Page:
For the 2018 model year, Kawasaki continues to develop its superbike package. As such, the 2018 Kawasaki Ninja ZX-10R SE brings some special new features, to earn those extra letters after its name. The big addition is the new Showa electronic suspension, which is the only semi-active suspension system on motorcycles that includes built-in stroke sensors. These stroke sensors are able to measure the movement of the fork and shock internals, allowing Showa’s suspension to measure and change its damping settings on the fly, as you ride. The Kawasaki Ninja ZX-10R SE also gets the forged aluminum wheels found on Kawasaki’s homologation-spec superbike, the Ninja ZX-10RR, which should help the Ninja ZX-10R SE feel more nimble on the race track, despite its 459 lbs wet weight.

So Many Photos of the New KTM 790 Duke to Drool Over

We are rapidly coming to the conclusion that the new KTM 790 Duke is the bike of this year’s EICMA show. Making a potent 105hp from its 799cc parallel-twin engine, packed into a 418 lbs (wet)steel trellis body, the 2018 KTM 790 Duke brings a host of features to the middleweight sport bike category. In typical KTM fashion, the 790 Duke left no angle behind in its high school honors geometry course, and the LED headlight builds upon the common design features that KTM has been putting together on its street-going machines. Not quite the vision that was the KTM 790 Duke prototype, the production model still evokes the same emotions, and is handsome in its own right – allaying our fears when seeing spy shots of the machine.

Mega Gallery: Husqvarna Vitpilen 701

We have had to wait two years to see it come into production, but the Husqvarna Vitpilen 701 will finally be available to motorcyclists in March 2018. As an added bonus, the street-going machine stays true to its concept design, which wowed the crowd at last year’s EICMA show. This year in Milan, the Husqvarna Vitpilen 701 is all the talk of EICMA, and while “Best in Show” at EICMA almost exclusively goes to an Italian marque, the real winners are surely coming from Austria, as both the Husqvarna Vitpilen 701 and KTM 790 Duke look like winners. A duality from Mattighofen, KTM and Husqvarna approach motorcycles from two opposite spectrums. KTM lives in the extreme, with an edgy focus on its “Ready to Race” mentality. Conversely, Husqvarna is subtle and sophisticated…maybe even understated.

A New Ducati Diavel Cometh?

02/26/2014 @ 11:53 am, by Jensen Beeler17 COMMENTS

2013-ducati-diavel-dark

According to users on Diavel-Forum.com, Ducati dealers have been telling customers to get ready for an updated version of the Ducati Diavel, which should break cover Monday, March 3rd.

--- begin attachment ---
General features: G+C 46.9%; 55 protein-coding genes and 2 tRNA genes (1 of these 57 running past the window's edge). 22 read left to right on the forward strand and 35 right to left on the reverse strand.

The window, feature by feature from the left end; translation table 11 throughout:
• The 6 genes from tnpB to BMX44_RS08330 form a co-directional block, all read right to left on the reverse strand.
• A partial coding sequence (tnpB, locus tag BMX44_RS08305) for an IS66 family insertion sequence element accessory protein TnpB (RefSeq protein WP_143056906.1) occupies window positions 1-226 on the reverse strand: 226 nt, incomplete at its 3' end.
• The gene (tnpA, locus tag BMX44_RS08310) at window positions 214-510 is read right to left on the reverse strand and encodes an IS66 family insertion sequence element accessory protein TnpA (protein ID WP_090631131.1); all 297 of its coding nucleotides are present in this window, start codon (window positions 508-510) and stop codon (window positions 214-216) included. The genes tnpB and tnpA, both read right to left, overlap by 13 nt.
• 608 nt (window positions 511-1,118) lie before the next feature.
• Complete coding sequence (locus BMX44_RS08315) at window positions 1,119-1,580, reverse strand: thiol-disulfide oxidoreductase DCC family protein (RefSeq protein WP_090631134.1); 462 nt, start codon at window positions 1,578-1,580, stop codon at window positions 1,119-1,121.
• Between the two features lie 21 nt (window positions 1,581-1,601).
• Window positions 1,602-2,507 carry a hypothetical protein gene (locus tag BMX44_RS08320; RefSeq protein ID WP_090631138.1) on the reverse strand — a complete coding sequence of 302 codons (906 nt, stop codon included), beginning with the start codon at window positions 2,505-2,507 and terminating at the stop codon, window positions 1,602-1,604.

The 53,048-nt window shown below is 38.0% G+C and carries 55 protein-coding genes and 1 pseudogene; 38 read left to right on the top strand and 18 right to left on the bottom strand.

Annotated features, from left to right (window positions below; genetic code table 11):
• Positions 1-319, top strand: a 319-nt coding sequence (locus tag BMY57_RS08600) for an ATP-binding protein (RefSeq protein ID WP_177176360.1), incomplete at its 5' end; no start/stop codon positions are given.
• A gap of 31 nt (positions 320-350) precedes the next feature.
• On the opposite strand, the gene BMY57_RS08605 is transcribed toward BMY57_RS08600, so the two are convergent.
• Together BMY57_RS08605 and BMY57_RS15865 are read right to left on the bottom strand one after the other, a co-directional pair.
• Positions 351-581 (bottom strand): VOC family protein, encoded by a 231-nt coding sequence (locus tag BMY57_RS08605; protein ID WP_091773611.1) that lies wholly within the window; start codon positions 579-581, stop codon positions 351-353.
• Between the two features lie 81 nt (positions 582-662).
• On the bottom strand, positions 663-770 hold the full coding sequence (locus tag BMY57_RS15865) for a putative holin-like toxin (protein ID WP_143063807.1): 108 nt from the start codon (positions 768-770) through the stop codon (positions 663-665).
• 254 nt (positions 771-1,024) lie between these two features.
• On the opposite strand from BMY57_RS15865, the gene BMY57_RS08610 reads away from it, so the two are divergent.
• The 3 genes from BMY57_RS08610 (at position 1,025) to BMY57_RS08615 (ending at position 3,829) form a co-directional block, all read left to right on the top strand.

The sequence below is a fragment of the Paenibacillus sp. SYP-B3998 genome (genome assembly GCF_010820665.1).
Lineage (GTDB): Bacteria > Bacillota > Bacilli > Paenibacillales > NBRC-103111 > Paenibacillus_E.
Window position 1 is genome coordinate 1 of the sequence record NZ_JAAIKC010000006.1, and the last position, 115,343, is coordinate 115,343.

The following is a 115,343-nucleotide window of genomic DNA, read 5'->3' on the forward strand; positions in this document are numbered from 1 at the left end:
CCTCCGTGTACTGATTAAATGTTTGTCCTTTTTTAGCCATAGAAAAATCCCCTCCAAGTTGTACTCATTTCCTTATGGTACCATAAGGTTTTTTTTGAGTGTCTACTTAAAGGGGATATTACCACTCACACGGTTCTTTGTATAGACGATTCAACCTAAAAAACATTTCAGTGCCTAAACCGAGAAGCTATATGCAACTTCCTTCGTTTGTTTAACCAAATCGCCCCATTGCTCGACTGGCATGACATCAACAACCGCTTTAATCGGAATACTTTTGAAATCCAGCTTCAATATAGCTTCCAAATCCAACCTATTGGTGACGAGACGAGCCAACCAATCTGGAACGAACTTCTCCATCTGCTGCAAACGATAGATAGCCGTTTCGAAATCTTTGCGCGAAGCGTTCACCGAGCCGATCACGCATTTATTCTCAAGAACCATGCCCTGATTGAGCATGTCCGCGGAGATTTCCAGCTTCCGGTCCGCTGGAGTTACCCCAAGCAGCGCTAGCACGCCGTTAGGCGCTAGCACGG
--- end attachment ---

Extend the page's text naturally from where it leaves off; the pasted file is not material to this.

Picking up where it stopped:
The surprise unveiling for the 2014 model year will see the Ducati Diavel get a host of improvements, most notable the dual-spark Testastretta 11° DS motor. Other updates are said to include a revised headlight, new exhaust, indicators, and side panels.

If the reports turn out to be true, we should see the Diavel get a modest power boost from the Testastretta 11° DS engine (likely only in the mid-range, as was seen on the Multistrada 1200).

Expect a small premium for the model over the standard Diavel, with three trim levels being available, including a “Dark” base model and a high-end “Carbon” model.

Continue Reading

Ducati North America Q3 2012 Sales up 24%

10/24/2012 @ 7:48 pm, by Jensen Beeler5 COMMENTS

Ducati North America has some impressive Q3 2012 sales numbers, as the Italian brand is up 24% over the same time period from last year. Its ninth-straight quarter of retail sales growth, Ducati North America owes a great deal of its success surprisingly to the Ducati Diavel, which was Bologna’s strongest model for growth in September. Ducati North America’s sales were up 40% in September.

Ducati hopes that 2012 will be a record year for the company, with sales from the Ducati 1199 Panigale helping fuel that enthusiasm. While Ducati remains bullish about the Panigale’s sales, our Bothan Spies have hinted that the new superbike hasn’t exactly met the initially high-sales expectations.

Continue Reading

Recall: Ducati Diavel Kickstands

08/15/2012 @ 9:17 am, by Jensen Beeler7 COMMENTS

Ducati is recalling 27 units of its Ducati Diavel sport-cruisers because of kickstands that may bend at the pivot point — yes, the jokes about the Diavel’s portliness practically write themselves here.

Affecting bikes made from May 25th, 2012, through June 28th, 2012, Ducati is recalling the Diavels because a bent or broken kickstand could allow the motorcycle to fall over, which has the risk of injuring the rider or someone near the motorcycle.

Continue Reading

Ducati Diavel AMG Special Edition Breaks Cover

09/05/2011 @ 10:35 am, by Jensen Beeler13 COMMENTS

Mercedes-Benz and Ducati continue to circle each other, as the two iconic brands hammer out the details of how an Italian motorcycle company would fit inside a German automobile manufacturer. While the bean-counters and pencil-pushers get that shotgun marriage’s pre-nup arranged, we get to see interesting co-branding “partnerships” like this: the Ducati Diavel AMG Special Edition. While we’ve seen plenty of AMG-tuned cars in Ducati adverts, events, and press materials, this is the first time the sacred three-letter name has graced the haul of one of Bologna’s steads.

Continue Reading

Ducati Posts 61% Q2 Sales Increase in North America

07/25/2011 @ 10:23 am, by Jensen Beeler4 COMMENTS